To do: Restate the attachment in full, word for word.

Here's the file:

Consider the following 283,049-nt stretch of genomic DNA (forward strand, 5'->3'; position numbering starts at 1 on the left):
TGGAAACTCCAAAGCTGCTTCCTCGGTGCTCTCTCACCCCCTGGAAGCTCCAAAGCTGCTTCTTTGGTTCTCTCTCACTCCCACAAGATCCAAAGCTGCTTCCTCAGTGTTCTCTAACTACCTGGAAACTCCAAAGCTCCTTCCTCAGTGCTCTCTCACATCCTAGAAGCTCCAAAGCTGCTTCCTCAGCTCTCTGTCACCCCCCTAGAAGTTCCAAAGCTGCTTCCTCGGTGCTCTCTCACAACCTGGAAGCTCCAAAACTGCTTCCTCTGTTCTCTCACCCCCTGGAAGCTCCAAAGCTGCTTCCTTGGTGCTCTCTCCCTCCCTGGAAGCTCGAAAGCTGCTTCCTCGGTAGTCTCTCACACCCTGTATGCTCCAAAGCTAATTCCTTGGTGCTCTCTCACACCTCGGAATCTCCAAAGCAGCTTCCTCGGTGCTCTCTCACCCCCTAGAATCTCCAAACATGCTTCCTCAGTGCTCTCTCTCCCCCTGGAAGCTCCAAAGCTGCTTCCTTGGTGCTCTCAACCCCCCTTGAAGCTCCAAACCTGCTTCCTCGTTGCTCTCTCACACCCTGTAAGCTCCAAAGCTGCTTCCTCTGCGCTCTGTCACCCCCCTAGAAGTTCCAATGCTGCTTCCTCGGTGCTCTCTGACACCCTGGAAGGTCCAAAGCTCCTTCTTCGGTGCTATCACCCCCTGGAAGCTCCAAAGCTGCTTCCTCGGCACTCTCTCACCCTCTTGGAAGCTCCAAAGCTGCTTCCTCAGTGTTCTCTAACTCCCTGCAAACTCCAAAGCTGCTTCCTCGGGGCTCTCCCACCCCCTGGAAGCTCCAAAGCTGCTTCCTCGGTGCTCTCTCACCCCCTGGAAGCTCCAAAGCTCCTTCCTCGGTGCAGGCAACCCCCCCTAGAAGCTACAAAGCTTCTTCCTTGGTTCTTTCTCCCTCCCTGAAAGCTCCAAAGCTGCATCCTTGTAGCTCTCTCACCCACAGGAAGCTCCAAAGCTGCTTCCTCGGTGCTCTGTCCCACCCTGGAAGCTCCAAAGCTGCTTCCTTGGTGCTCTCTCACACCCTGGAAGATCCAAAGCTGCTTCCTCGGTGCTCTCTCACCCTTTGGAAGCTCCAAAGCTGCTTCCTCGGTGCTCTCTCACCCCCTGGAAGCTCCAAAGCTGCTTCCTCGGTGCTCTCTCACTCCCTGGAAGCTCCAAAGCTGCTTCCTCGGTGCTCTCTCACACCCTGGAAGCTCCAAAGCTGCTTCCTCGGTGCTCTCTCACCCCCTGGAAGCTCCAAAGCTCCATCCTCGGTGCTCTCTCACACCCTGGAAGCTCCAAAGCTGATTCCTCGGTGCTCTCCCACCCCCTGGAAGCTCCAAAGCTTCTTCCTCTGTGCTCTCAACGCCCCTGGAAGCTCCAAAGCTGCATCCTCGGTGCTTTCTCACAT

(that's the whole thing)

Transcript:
Consider the following 283,049-nt stretch of genomic DNA (forward strand, 5'->3'; position numbering starts at 1 on the left):
TGGAAACTCCAAAGCTGCTTCCTCGGTGCTCTCTCACCCCCTGGAAGCTCCAAAGCTGCTTCTTTGGTTCTCTCTCACTCCCACAAGATCCAAAGCTGCTTCCTCAGTGTTCTCTAACTACCTGGAAACTCCAAAGCTCCTTCCTCAGTGCTCTCTCACATCCTAGAAGCTCCAAAGCTGCTTCCTCAGCTCTCTGTCACCCCCCTAGAAGTTCCAAAGCTGCTTCCTCGGTGCTCTCTCACAACCTGGAAGCTCCAAAACTGCTTCCTCTGTTCTCTCACCCCCTGGAAGCTCCAAAGCTGCTTCCTTGGTGCTCTCTCCCTCCCTGGAAGCTCGAAAGCTGCTTCCTCGGTAGTCTCTCACACCCTGTATGCTCCAAAGCTAATTCCTTGGTGCTCTCTCACACCTCGGAATCTCCAAAGCAGCTTCCTCGGTGCTCTCTCACCCCCTAGAATCTCCAAACATGCTTCCTCAGTGCTCTCTCTCCCCCTGGAAGCTCCAAAGCTGCTTCCTTGGTGCTCTCAACCCCCCTTGAAGCTCCAAACCTGCTTCCTCGTTGCTCTCTCACACCCTGTAAGCTCCAAAGCTGCTTCCTCTGCGCTCTGTCACCCCCCTAGAAGTTCCAATGCTGCTTCCTCGGTGCTCTCTGACACCCTGGAAGGTCCAAAGCTCCTTCTTCGGTGCTATCACCCCCTGGAAGCTCCAAAGCTGCTTCCTCGGCACTCTCTCACCCTCTTGGAAGCTCCAAAGCTGCTTCCTCAGTGTTCTCTAACTCCCTGCAAACTCCAAAGCTGCTTCCTCGGGGCTCTCCCACCCCCTGGAAGCTCCAAAGCTGCTTCCTCGGTGCTCTCTCACCCCCTGGAAGCTCCAAAGCTCCTTCCTCGGTGCAGGCAACCCCCCCTAGAAGCTACAAAGCTTCTTCCTTGGTTCTTTCTCCCTCCCTGAAAGCTCCAAAGCTGCATCCTTGTAGCTCTCTCACCCACAGGAAGCTCCAAAGCTGCTTCCTCGGTGCTCTGTCCCACCCTGGAAGCTCCAAAGCTGCTTCCTTGGTGCTCTCTCACACCCTGGAAGATCCAAAGCTGCTTCCTCGGTGCTCTCTCACCCTTTGGAAGCTCCAAAGCTGCTTCCTCGGTGCTCTCTCACCCCCTGGAAGCTCCAAAGCTGCTTCCTCGGTGCTCTCTCACTCCCTGGAAGCTCCAAAGCTGCTTCCTCGGTGCTCTCTCACACCCTGGAAGCTCCAAAGCTGCTTCCTCGGTGCTCTCTCACCCCCTGGAAGCTCCAAAGCTCCATCCTCGGTGCTCTCTCACACCCTGGAAGCTCCAAAGCTGATTCCTCGGTGCTCTCCCACCCCCTGGAAGCTCCAAAGCTTCTTCCTCTGTGCTCTCAACGCCCCTGGAAGCTCCAAAGCTGCATCCTCGGTGCTTTCTCACAT